Credit Risk Modeling

Course code: BB4C42

In this course, students learn how to develop credit risk models in the context of the Basel guidelines. The course provides a sound mix of both theoretical and technical insights, as well as practical implementation details. These are illustrated by several real-life case studies and exercises.

Please note: This course is not intended to teach credit risk modeling using SAS. Previous SAS software and SAS Enterprise Miner experience is helpful but not necessary.

3 015 EUR

3 648 EUR including VAT

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Starting date: Upon request

Type: Upon request

Course duration: 28 hours

Language: en

Price without VAT: 3 015 EUR


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Target group

Anyone who is involved in building credit risk models or is responsible for monitoring the behavior and performance of credit risk models

Course structure

Introduction to Credit Scoring

  • Application scoring, behavioral scoring, and dynamic scoring.
  • Credit bureaus.
  • Bankruptcy prediction models.
  • Expert models.
  • Credit ratings and rating agencies.

Review of Basel I, Basel II, and Basel III

  • Regulatory versus Economic capital.
  • Basel I, Basel II, and Basel III regulations.
  • Standard approach versus IRB approaches for credit risk.
  • PD versus LGD versus EAD.
  • Expected loss versus unexpected loss.
  • Merton/Vasicek model.

Sampling and Data Preprocessing

  • Selecting the sample.
  • Types of variables.
  • Missing values (imputation schemes).
  • Outlier detection and treatment (box plots, z-scores, truncation, and so on).
  • Exploratory data analysis.
  • Categorization (chi-squared analysis, odds plots, and so on).
  • Weight of evidence (WOE) coding and information value (IV).
  • Segmentation.
  • Reject inference (hard cutoff augmentation, parceling, and so on).

Developing PD Models

  • Basic concepts of classification.
  • Classification techniques: logistic regression, decision trees, linear programming, k-nearest neighbor, cumulative logistic regression.
  • Input selection methods such as filters, forward/backward/stepwise regression, and p-values.
  • Setting the cutoff (strategy curve, marginal good-bad rates).
  • Measuring scorecard performance.
  • Splitting up the data: single sample, holdout sample, cross-validation.
  • Performance metrics such as ROC curve, CAP curve, and KS statistic.
  • Defining ratings.
  • Migration matrices.
  • Rating philosophy (Point-in-Time versus Through-the-Cycle).
  • Mobility metrics.
  • PD calibration.
  • Scorecard alignment and implementation.

Developing LGD and EAD Models

  • Modeling loss given default (LGD).
  • Defining LGD using market approach and workout approach.
  • Choosing the workout period.
  • Dealing with incomplete workouts.
  • Setting the discount factor.
  • Calculating indirect costs.
  • Drivers of LGD.
  • Modeling LGD.
  • Modeling LGD using segmentation (expert based versus regression trees).
  • Modeling LGD using linear regression.
  • Shaping the Beta distribution for LGD.
  • Modeling LGD using two-stage models.
  • Measuring performance of LGD models.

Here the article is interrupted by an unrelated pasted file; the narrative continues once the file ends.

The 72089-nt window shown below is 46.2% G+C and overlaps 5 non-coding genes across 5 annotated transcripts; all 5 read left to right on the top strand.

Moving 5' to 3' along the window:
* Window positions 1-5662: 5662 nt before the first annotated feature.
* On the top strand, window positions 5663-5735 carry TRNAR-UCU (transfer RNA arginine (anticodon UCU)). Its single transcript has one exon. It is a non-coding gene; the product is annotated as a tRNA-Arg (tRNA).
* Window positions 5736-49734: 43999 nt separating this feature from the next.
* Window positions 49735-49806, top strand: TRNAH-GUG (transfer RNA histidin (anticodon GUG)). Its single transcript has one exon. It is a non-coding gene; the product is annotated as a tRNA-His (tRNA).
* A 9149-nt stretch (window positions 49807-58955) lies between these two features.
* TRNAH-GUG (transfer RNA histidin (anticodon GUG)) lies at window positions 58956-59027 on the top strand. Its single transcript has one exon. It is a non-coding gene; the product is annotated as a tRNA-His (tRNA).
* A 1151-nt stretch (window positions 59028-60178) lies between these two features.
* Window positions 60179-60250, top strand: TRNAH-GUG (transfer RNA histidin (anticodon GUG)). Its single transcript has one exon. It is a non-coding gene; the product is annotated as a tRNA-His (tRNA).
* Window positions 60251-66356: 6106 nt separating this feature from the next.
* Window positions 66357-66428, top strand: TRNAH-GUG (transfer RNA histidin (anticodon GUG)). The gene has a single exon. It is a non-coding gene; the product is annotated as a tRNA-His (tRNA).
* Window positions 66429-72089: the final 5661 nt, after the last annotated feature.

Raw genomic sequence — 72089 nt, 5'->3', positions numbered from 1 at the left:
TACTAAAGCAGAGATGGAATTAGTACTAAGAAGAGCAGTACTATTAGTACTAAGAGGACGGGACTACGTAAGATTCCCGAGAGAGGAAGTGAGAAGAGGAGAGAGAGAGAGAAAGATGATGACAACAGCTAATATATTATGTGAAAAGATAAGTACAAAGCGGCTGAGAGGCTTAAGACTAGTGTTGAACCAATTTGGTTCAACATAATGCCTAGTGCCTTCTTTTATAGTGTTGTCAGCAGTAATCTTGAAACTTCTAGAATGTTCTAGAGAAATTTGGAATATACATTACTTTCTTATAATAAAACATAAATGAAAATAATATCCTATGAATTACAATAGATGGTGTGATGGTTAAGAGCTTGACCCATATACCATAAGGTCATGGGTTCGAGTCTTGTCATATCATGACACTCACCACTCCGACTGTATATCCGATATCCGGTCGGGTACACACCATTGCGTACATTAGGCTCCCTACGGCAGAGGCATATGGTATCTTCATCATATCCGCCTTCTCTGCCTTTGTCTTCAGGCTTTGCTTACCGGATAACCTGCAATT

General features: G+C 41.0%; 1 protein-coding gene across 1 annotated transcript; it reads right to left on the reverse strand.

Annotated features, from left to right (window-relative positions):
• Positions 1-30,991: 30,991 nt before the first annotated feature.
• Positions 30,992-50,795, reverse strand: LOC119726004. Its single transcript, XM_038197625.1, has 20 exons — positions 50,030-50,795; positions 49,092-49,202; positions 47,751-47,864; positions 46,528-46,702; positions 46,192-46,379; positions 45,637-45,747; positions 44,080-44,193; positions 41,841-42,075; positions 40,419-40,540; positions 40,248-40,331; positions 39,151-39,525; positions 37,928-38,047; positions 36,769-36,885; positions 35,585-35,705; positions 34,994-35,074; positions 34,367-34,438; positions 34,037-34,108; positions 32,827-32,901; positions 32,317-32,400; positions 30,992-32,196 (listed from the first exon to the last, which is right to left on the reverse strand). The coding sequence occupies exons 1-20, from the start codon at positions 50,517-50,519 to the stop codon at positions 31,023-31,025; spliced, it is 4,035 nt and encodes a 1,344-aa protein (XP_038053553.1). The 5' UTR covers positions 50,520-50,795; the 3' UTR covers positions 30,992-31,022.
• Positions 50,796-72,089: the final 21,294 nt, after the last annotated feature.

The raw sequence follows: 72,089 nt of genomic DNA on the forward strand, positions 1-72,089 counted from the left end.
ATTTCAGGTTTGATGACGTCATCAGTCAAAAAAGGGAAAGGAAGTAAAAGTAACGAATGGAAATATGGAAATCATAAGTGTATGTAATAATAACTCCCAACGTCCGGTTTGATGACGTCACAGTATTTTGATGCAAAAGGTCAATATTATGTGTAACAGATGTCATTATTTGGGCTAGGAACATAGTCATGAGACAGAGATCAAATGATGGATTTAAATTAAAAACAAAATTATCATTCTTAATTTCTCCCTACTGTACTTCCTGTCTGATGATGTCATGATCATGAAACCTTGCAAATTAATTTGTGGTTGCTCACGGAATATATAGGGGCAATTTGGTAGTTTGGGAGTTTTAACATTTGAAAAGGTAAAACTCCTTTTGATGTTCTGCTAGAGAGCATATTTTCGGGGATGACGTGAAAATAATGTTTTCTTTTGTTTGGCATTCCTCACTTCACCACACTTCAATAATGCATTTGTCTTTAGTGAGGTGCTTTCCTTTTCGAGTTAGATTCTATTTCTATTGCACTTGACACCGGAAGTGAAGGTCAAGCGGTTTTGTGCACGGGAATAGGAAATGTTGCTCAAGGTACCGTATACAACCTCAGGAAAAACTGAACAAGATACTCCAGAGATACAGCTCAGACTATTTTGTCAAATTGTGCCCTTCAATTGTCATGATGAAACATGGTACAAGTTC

• Defining LGD ratings.
  • Calibrating LGD.
  • Default weighted versus exposure weighted versus time weighted LGD.
  • Economic downturn LGD.
  • Modeling exposure at default (EAD): estimating credit conversion factors (CCF).
  • Defining CCF.
  • Cohort/fixed time horizon/momentum approach for CCF.
  • Risk drivers for CCF.
  • Modeling CCF using segmentation and regression approaches.
  • CAP curves for LGD and CCF.
  • Correlations between PD, LGD, and EAD.
  • Calculating expected loss (EL).

Validation, Backtesting, and Stress Testing

  • Validating PD, LGD, and EAD models.
  • Quantitative versus qualitative validation.
  • Backtesting for PD, LGD, and EAD.
  • Backtesting model stability (system stability index).
  • Backtesting model discrimination (ROC, CAP, overrides, and so on).
  • Backtesting model calibration using the binomial, Vasicek, and chi-squared tests.
  • Traffic light indicator approach.
  • Backtesting action plans.
  • Through-the-cycle (TTC) versus point-in-time (PIT) validation.
  • Benchmarking.
  • Internal versus external benchmarking.
  • Kendall's tau and Kruskal's gamma for benchmarking.
  • Use testing.
  • Data quality.
  • Documentation.
  • Corporate governance and management oversight.

Low Default Portfolios (LDPs)

  • Definition of LDP.
  • Sampling approaches (undersampling versus oversampling).
  • Likelihood approaches.
  • Calibration for LDPs.

Stress Testing for PD, LGD, and EAD Models

  • Overview of stress testing regulation.
  • Sensitivity analysis.
  • Scenario analysis (historical versus hypothetical).
  • Examples from industry.
  • Pillar 1 versus Pillar 2 stress testing.
  • Macro-economic stress testing.

Neural Networks (included only in four-day classroom version)

  • Background.
  • Multilayer perceptron (MLP).
  • Transfer functions.
  • Data preprocessing.
  • Weight learning.
  • Overfitting.
  • Architecture selection.
  • Opening the black box.
  • Using MLPs in credit risk modeling.
  • Self Organizing Maps (SOMs).
  • Using SOMs in credit risk modeling.

Survival Analysis (included only in four-day classroom version)

  • Survival analysis for credit scoring.
  • Basic concepts.
  • Censoring.
  • Time-varying covariates.
  • Survival distributions.
  • Kaplan-Meier analysis.
  • Parametric survival analysis.
  • Proportional hazards regression.
  • Discrete survival analysis.
  • Evaluating survival analysis models.
  • Competing risks.
  • Mixture cure modeling.


Before attending this course, you should have business expertise in credit risk and a basic understanding of statistical classification methods. Previous SAS software and SAS Enterprise Miner experience is helpful but not necessary.

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